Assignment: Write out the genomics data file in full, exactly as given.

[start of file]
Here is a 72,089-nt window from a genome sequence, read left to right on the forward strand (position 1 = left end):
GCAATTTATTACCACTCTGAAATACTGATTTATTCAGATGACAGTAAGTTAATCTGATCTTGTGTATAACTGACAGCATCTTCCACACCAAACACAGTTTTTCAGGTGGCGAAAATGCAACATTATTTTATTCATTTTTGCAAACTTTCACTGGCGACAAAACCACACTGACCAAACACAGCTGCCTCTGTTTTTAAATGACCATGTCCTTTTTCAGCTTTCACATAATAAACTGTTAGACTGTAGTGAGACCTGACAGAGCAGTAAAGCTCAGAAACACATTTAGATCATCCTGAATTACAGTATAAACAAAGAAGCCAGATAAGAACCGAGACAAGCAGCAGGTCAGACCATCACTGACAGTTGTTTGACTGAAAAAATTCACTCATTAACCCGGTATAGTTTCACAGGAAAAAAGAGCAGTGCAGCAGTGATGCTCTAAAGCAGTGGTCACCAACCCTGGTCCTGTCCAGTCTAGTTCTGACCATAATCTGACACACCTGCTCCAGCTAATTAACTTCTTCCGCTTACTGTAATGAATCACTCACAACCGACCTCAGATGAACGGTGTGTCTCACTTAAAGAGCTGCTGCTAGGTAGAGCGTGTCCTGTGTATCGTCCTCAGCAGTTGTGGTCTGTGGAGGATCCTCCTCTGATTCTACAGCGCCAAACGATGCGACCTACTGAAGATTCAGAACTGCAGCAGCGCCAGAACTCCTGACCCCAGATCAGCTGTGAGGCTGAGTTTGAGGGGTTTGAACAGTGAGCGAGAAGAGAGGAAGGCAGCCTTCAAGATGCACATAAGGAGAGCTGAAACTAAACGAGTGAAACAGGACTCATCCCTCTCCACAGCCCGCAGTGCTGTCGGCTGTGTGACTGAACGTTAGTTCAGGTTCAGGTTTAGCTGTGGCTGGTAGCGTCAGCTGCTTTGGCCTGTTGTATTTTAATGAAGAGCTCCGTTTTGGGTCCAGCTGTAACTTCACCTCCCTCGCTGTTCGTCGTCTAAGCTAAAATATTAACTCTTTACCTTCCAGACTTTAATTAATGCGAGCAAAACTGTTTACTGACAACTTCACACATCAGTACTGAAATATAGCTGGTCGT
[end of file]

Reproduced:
Here is a 72,089-nt window from a genome sequence, read left to right on the forward strand (position 1 = left end):
GCAATTTATTACCACTCTGAAATACTGATTTATTCAGATGACAGTAAGTTAATCTGATCTTGTGTATAACTGACAGCATCTTCCACACCAAACACAGTTTTTCAGGTGGCGAAAATGCAACATTATTTTATTCATTTTTGCAAACTTTCACTGGCGACAAAACCACACTGACCAAACACAGCTGCCTCTGTTTTTAAATGACCATGTCCTTTTTCAGCTTTCACATAATAAACTGTTAGACTGTAGTGAGACCTGACAGAGCAGTAAAGCTCAGAAACACATTTAGATCATCCTGAATTACAGTATAAACAAAGAAGCCAGATAAGAACCGAGACAAGCAGCAGGTCAGACCATCACTGACAGTTGTTTGACTGAAAAAATTCACTCATTAACCCGGTATAGTTTCACAGGAAAAAAGAGCAGTGCAGCAGTGATGCTCTAAAGCAGTGGTCACCAACCCTGGTCCTGTCCAGTCTAGTTCTGACCATAATCTGACACACCTGCTCCAGCTAATTAACTTCTTCCGCTTACTGTAATGAATCACTCACAACCGACCTCAGATGAACGGTGTGTCTCACTTAAAGAGCTGCTGCTAGGTAGAGCGTGTCCTGTGTATCGTCCTCAGCAGTTGTGGTCTGTGGAGGATCCTCCTCTGATTCTACAGCGCCAAACGATGCGACCTACTGAAGATTCAGAACTGCAGCAGCGCCAGAACTCCTGACCCCAGATCAGCTGTGAGGCTGAGTTTGAGGGGTTTGAACAGTGAGCGAGAAGAGAGGAAGGCAGCCTTCAAGATGCACATAAGGAGAGCTGAAACTAAACGAGTGAAACAGGACTCATCCCTCTCCACAGCCCGCAGTGCTGTCGGCTGTGTGACTGAACGTTAGTTCAGGTTCAGGTTTAGCTGTGGCTGGTAGCGTCAGCTGCTTTGGCCTGTTGTATTTTAATGAAGAGCTCCGTTTTGGGTCCAGCTGTAACTTCACCTCCCTCGCTGTTCGTCGTCTAAGCTAAAATATTAACTCTTTACCTTCCAGACTTTAATTAATGCGAGCAAAACTGTTTACTGACAACTTCACACATCAGTACTGAAATATAGCTGGTCGT